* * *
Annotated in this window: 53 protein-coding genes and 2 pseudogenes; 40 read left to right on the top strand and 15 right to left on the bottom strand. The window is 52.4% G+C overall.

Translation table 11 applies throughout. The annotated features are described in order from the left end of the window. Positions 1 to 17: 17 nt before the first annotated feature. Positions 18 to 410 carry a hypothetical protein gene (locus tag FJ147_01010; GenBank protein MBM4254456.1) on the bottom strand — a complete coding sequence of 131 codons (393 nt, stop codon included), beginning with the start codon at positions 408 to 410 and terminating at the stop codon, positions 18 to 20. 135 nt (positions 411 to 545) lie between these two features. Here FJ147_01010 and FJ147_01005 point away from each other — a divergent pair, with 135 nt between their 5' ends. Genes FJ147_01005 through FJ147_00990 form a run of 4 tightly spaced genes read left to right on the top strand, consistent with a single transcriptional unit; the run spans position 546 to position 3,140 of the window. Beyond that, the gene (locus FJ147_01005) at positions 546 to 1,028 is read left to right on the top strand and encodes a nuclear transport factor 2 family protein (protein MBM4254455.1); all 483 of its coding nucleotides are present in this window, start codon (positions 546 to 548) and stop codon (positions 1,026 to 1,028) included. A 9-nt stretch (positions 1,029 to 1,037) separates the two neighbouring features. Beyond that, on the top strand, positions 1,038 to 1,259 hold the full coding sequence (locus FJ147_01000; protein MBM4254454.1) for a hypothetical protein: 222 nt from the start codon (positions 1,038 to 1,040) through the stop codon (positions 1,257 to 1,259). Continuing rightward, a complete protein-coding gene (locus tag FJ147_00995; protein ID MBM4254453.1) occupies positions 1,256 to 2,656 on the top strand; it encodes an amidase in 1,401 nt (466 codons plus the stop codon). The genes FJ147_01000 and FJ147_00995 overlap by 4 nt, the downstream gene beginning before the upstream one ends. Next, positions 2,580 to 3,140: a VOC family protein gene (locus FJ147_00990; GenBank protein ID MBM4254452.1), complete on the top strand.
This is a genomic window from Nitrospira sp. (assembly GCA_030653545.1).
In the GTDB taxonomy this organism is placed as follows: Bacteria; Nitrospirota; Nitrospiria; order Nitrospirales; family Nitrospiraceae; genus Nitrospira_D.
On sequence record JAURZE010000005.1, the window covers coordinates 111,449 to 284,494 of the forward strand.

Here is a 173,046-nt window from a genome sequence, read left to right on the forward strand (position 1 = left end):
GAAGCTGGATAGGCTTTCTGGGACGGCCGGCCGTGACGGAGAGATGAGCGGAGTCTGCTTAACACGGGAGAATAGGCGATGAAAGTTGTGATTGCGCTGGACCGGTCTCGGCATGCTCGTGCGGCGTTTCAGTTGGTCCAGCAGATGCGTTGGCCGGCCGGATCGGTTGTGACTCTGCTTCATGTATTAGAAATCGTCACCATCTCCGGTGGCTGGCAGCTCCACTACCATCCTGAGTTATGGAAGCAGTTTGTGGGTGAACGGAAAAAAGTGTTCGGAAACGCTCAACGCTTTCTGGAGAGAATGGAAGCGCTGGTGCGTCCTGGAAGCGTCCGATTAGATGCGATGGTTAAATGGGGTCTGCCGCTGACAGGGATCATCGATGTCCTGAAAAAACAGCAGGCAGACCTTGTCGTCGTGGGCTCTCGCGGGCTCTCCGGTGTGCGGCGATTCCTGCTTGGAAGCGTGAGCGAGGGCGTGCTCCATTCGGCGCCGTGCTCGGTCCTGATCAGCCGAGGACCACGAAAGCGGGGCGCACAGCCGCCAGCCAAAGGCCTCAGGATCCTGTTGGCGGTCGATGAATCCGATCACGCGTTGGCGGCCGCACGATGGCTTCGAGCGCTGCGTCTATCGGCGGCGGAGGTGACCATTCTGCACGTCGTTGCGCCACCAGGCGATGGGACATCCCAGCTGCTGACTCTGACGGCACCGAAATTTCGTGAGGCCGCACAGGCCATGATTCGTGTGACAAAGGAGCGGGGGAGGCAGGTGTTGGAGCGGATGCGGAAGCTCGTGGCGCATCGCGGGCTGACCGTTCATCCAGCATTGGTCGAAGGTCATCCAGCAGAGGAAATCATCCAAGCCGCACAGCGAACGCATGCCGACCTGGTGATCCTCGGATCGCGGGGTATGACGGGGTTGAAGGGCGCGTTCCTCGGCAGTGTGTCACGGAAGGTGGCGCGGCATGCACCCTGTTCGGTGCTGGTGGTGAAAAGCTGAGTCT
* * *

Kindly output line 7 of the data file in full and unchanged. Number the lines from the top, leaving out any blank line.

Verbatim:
GAAGCTGGATAGGCTTTCTGGGACGGCCGGCCGTGACGGAGAGATGAGCGGAGTCTGCTTAACACGGGAGAATAGGCGATGAAAGTTGTGATTGCGCTGGACCGGTCTCGGCATGCTCGTGCGGCGTTTCAGTTGGTCCAGCAGATGCGTTGGCCGGCCGGATCGGTTGTGACTCTGCTTCATGTATTAGAAATCGTCACCATCTCCGGTGGCTGGCAGCTCCACTACCATCCTGAGTTATGGAAGCAGTTTGTGGGTGAACGGAAAAAAGTGTTCGGAAACGCTCAACGCTTTCTGGAGAGAATGGAAGCGCTGGTGCGTCCTGGAAGCGTCCGATTAGATGCGATGGTTAAATGGGGTCTGCCGCTGACAGGGATCATCGATGTCCTGAAAAAACAGCAGGCAGACCTTGTCGTCGTGGGCTCTCGCGGGCTCTCCGGTGTGCGGCGATTCCTGCTTGGAAGCGTGAGCGAGGGCGTGCTCCATTCGGCGCCGTGCTCGGTCCTGATCAGCCGAGGACCACGAAAGCGGGGCGCACAGCCGCCAGCCAAAGGCCTCAGGATCCTGTTGGCGGTCGATGAATCCGATCACGCGTTGGCGGCCGCACGATGGCTTCGAGCGCTGCGTCTATCGGCGGCGGAGGTGACCATTCTGCACGTCGTTGCGCCACCAGGCGATGGGACATCCCAGCTGCTGACTCTGACGGCACCGAAATTTCGTGAGGCCGCACAGGCCATGATTCGTGTGACAAAGGAGCGGGGGAGGCAGGTGTTGGAGCGGATGCGGAAGCTCGTGGCGCATCGCGGGCTGACCGTTCATCCAGCATTGGTCGAAGGTCATCCAGCAGAGGAAATCATCCAAGCCGCACAGCGAACGCATGCCGACCTGGTGATCCTCGGATCGCGGGGTATGACGGGGTTGAAGGGCGCGTTCCTCGGCAGTGTGTCACGGAAGGTGGCGCGGCATGCACCCTGTTCGGTGCTGGTGGTGAAAAGCTGAGTCT